The United States has decided to ignore Iran’s refusal to discuss its nuclear program and instead accept a vague Iranian plan for talks on security issues as the opening gambit to draw Tehran into real negotiation.
The effort to “test” Iran’s intentions, announced on Friday, came after Russian Prime Minister Vladimir Putin said his country is skeptical of the need for new sanctions on Iran, giving the Americans little choice but to treat seriously Iran’s latest offer.
Iran this week ruled out talks on its program, instead offering a five-page plan that it said would lay the groundwork for peace and stability in the region. The document, first posted Thursday on the Web site of ProPublica news service, made no reference to international demands that Iran suspend its efforts to enrich uranium, but did mention ending proliferation in nuclear weapons as well as a broad offer of dialogue. [continued…]
The Iranian proposal is best understood not from the prism of the West’s focus on the nuclear program, but from the vantage point of Iran’s long standing objective to be recognized as a regional power with a permanent seat at the table of regional decision making. Iran believes it suffers from severe role deficit — though it is one of the most powerful countries in the region, its neighbors view it by and large as a disruptive, anti-status quo power and have consequently refrained from giving it access to recognized and institutionalized avenues of influence.
After all, the reigning order in the Middle East is one defined and upheld by the United States, which for the past thirty years has sought Iran’s isolation and exclusion, not its inclusion and rehabilitation. Breaking out of this isolation and forcing Washington and the regional capitols to grant Iran the role it craves have been overarching strategic goals of Iranian foreign policy for several decades now.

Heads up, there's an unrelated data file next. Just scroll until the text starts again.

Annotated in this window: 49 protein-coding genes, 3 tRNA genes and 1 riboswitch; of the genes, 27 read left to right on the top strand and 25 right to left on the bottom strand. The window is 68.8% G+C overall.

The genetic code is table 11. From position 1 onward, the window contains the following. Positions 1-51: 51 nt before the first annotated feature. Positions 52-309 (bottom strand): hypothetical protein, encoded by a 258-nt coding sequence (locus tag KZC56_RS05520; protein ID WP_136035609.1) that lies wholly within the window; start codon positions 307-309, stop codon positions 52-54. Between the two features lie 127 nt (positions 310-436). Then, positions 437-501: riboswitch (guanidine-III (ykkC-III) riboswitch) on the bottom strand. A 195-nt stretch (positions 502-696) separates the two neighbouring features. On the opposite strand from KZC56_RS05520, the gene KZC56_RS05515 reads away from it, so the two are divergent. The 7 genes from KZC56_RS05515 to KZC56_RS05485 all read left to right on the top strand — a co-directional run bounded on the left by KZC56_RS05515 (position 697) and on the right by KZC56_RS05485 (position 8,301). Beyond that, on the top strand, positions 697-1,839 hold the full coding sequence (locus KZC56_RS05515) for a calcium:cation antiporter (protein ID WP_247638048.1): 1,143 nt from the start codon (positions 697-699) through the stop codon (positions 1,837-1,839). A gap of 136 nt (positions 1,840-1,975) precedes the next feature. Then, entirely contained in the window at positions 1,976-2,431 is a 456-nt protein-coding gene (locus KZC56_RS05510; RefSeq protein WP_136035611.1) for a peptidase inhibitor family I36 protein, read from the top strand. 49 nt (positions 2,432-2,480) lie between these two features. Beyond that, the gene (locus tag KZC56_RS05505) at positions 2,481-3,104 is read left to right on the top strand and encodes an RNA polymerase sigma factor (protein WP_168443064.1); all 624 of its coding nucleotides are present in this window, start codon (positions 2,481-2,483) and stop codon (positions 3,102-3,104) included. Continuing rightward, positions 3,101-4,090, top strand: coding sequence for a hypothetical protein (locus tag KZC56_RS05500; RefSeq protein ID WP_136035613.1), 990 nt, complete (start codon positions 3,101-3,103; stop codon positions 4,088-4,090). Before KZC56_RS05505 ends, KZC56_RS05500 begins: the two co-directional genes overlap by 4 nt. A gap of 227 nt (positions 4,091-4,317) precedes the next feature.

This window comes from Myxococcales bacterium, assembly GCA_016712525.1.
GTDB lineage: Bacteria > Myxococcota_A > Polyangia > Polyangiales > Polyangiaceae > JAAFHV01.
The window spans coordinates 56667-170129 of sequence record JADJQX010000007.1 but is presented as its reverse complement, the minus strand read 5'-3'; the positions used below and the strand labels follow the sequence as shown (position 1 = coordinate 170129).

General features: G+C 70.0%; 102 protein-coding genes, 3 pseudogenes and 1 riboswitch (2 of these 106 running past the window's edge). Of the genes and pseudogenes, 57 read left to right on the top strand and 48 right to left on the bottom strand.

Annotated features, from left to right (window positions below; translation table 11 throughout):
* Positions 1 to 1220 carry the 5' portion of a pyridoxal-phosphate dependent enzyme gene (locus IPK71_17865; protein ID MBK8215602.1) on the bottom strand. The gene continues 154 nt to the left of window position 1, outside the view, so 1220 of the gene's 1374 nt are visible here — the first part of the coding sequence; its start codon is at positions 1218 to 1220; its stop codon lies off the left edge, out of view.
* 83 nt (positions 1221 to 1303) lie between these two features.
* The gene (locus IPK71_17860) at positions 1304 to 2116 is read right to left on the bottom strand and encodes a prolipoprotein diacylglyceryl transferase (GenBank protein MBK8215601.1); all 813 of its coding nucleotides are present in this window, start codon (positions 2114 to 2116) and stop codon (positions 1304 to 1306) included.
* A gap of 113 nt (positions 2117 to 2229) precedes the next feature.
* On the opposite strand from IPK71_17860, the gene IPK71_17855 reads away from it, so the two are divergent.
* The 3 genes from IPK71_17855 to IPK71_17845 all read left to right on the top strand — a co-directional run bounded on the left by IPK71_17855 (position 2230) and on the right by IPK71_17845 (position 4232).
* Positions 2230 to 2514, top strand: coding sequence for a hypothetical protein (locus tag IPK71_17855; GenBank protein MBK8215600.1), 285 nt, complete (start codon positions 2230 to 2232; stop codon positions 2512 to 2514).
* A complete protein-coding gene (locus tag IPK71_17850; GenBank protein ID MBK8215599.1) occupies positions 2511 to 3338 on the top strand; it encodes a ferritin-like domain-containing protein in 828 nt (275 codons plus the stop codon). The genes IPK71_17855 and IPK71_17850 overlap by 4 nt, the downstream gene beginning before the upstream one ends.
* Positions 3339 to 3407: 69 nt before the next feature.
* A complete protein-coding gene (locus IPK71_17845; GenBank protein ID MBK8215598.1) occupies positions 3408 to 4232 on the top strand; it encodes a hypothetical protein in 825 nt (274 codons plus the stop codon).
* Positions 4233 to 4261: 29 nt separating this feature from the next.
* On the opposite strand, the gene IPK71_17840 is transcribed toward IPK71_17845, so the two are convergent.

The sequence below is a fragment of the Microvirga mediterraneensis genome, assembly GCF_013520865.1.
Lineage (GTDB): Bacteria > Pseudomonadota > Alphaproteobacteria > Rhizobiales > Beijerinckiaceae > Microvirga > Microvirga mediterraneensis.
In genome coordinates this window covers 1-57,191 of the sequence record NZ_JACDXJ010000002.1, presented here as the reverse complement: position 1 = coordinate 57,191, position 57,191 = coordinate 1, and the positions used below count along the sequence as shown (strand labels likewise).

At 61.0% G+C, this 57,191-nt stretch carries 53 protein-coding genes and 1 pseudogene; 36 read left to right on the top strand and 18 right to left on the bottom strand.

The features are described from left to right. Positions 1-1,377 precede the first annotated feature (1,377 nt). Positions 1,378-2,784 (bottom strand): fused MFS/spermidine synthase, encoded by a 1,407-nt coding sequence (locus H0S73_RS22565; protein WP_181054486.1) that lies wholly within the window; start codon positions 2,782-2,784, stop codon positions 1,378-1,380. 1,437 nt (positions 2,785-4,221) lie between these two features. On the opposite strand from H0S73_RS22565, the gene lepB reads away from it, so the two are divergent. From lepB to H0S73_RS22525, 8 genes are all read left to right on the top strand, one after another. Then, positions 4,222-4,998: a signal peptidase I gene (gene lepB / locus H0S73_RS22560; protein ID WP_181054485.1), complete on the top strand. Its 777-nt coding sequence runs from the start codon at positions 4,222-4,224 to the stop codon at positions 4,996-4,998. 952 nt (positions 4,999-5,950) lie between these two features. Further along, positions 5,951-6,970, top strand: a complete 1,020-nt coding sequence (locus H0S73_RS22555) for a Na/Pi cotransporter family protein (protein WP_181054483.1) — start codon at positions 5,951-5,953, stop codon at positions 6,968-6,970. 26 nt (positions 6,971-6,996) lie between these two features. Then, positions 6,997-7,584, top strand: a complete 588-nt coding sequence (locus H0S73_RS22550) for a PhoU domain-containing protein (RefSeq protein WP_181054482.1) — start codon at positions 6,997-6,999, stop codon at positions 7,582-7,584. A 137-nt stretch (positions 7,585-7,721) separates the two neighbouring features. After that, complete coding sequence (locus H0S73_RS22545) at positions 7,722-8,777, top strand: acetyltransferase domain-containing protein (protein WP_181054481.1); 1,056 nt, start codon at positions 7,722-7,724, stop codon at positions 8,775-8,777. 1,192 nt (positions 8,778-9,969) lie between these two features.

Iran believes that the nuclear stand-off provides it with an opportunity to achieve this objective. By broadening the agenda for negotiations, Iran takes the opportunity to discuss with the great powers matters where the views of the Iranian government hardly have been taken into account in the past. The broader aim is to institutionalize the great power’s recognition of Iran’s role and seat at the table.
Perhaps more importantly, the Iranians refuse to permit the P5 plus 1 to single-handedly set the parameters of the talks. By presenting its own proposal, Iran is introducing its own parameters. The Iranians are in essence negotiating about the shape of the table before negotiating matters of substance. This is hardly surprising. During the EU-Iranian negotiations on the nuclear issue, Tehran was immensely frustrated by Europe’s dismissal of several Iranian proposals and its insistence on solely discussing its own set of ideas and demands. By now, Iran seems determined not to let that happen again. [continued…]